Depending on the source, some 10 million to 12 million Americans will lose unemployment benefits today. While it is impossible to determine the exact makeup of this group based on age, sex, or race, the Bureau of Labor Statistics Employment Situation Summary for November, which showed 10.7 million Americans unemployed persons offers strong clues.
The weakness of the comparison with the BLS November data is that the 10.7 million does not match exactly with long-term unemployed statistics. These long-term unemployed have been out of work for 27 weeks or longer, representing 37% of the total, or 3.9 million persons. People who became unemployed in the last three months do not face a risk of loss of benefits until early next year, and then, only if there is no legislation extending benefits.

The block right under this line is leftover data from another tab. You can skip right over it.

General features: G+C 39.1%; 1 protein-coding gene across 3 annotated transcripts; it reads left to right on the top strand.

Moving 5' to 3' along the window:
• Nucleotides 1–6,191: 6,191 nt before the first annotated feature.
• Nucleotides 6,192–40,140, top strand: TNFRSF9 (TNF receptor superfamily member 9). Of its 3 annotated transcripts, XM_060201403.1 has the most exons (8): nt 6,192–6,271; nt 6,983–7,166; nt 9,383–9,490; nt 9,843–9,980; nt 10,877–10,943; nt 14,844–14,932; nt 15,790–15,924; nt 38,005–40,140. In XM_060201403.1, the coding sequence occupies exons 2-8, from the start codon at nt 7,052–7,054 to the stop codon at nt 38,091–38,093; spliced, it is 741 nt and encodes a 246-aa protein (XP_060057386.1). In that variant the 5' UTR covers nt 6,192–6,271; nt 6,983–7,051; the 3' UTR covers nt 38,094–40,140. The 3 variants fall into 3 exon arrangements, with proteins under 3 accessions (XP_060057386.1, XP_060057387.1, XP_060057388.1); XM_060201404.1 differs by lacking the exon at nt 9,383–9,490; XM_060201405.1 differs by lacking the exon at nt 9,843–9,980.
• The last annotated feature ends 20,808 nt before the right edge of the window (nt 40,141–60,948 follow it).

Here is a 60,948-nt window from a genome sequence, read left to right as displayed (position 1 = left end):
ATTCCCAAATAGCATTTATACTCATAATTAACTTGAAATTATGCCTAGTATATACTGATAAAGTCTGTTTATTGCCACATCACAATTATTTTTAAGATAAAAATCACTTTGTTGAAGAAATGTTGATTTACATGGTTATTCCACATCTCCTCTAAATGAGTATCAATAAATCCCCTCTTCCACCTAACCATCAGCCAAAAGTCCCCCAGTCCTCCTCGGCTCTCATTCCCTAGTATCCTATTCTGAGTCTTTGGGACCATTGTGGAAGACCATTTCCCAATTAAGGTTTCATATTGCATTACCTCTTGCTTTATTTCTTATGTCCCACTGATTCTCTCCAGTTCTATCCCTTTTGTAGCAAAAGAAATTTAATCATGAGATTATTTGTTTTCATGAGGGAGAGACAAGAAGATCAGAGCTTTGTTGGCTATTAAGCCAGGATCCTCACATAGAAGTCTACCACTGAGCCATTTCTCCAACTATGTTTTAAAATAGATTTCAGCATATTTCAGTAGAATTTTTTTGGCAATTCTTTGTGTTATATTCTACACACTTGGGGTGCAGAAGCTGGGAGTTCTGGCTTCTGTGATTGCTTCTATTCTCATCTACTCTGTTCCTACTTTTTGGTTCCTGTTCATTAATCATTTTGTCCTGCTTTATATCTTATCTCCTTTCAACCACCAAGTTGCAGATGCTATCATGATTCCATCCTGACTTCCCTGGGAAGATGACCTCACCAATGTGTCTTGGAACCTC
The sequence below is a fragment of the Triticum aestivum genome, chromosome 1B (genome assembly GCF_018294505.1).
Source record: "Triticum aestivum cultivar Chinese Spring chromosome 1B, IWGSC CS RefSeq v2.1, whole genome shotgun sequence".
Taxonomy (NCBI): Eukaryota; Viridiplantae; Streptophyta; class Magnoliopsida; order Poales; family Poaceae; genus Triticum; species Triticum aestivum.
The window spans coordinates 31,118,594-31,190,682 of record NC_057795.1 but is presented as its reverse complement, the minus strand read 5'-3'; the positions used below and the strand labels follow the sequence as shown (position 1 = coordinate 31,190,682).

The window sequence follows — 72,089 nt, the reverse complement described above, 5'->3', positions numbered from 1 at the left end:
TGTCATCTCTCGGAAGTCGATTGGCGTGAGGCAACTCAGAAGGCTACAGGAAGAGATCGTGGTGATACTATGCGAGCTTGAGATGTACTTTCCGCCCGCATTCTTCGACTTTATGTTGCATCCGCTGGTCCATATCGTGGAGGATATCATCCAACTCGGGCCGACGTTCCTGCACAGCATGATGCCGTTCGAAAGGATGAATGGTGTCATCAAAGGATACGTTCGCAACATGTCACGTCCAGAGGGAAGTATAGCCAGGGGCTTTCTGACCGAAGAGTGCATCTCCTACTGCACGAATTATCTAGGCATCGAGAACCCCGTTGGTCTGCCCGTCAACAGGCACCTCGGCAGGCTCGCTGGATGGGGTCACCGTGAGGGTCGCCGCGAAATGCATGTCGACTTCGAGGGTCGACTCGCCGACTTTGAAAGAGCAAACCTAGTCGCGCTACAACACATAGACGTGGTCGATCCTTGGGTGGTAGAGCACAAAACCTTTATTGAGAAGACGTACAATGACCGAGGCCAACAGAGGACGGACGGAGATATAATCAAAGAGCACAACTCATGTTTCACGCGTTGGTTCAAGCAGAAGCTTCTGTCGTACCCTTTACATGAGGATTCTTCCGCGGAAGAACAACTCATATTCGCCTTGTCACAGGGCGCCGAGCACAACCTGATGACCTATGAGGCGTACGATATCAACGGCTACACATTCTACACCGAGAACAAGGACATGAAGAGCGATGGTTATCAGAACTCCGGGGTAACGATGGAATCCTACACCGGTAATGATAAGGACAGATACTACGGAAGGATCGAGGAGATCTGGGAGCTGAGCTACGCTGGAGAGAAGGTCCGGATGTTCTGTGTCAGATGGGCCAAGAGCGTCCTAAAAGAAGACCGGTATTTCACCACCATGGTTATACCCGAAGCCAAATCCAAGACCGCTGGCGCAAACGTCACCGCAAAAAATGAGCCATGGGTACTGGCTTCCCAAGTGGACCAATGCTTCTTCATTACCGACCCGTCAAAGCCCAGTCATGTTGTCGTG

However, the range of the unemployed population does not change a great deal over time. Unemployment rates among Whites are well below those of people of color. But, because the total number of White Americans outnumbers any other race, the total count of white people is high. Black American unemployment rates are often nearly twice the White number. So, on a raw count basis, Black unemployment is extraordinarily high compared to the figure for Whites.
Much of the comparison between Whites and Blacks also applies to Hispanics. The November unemployment rate nationwide was 6.7%. It was 5.9% among Whites, 10.3% among Blacks, and 8.4% among Hispanics.
On a total count basis, there were 7.359 White Americans out of work in November. The number of Black Americans out of work was 2.078 million. Among Hispanics, the count was 2.451 million. Between Blacks and Hispanics, the total number of unemployed was 4.493. That figure is 38% of the total.
As the new year starts, the long-term unemployed people in this population will lose protection from eviction, have no money for food or medical care …all in the midst of the greatest public health crisis our nation has faced. This is how Trump Scrooged Americans. Merry Christmas 2020.